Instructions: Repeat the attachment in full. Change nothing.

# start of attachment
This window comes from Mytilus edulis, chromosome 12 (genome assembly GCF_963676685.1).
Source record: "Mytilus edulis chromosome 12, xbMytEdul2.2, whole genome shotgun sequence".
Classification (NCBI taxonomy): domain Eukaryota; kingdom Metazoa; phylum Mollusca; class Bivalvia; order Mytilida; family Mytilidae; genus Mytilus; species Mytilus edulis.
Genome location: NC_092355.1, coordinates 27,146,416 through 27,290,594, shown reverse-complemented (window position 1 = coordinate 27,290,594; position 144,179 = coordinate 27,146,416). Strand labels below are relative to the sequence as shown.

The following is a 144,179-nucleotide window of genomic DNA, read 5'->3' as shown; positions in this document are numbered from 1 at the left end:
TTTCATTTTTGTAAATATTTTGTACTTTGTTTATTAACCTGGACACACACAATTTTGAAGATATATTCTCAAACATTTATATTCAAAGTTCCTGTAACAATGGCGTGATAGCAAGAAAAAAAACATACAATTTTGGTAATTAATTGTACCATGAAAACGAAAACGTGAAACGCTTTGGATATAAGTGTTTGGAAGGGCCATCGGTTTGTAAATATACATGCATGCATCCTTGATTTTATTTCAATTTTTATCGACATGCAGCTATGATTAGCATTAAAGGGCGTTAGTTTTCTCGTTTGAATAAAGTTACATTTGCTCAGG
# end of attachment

This window comes from Mytilus edulis, chromosome 12 (genome assembly GCF_963676685.1).
Source record: "Mytilus edulis chromosome 12, xbMytEdul2.2, whole genome shotgun sequence".
Classification (NCBI taxonomy): domain Eukaryota; kingdom Metazoa; phylum Mollusca; class Bivalvia; order Mytilida; family Mytilidae; genus Mytilus; species Mytilus edulis.
Genome location: NC_092355.1, coordinates 27,146,416 through 27,290,594, shown reverse-complemented (window position 1 = coordinate 27,290,594; position 144,179 = coordinate 27,146,416). Strand labels below are relative to the sequence as shown.

The following is a 144,179-nucleotide window of genomic DNA, read 5'->3' as shown; positions in this document are numbered from 1 at the left end:
TTTCATTTTTGTAAATATTTTGTACTTTGTTTATTAACCTGGACACACACAATTTTGAAGATATATTCTCAAACATTTATATTCAAAGTTCCTGTAACAATGGCGTGATAGCAAGAAAAAAAACATACAATTTTGGTAATTAATTGTACCATGAAAACGAAAACGTGAAACGCTTTGGATATAAGTGTTTGGAAGGGCCATCGGTTTGTAAATATACATGCATGCATCCTTGATTTTATTTCAATTTTTATCGACATGCAGCTATGATTAGCATTAAAGGGCGTTAGTTTTCTCGTTTGAATAAAGTTACATTTGCTCAGG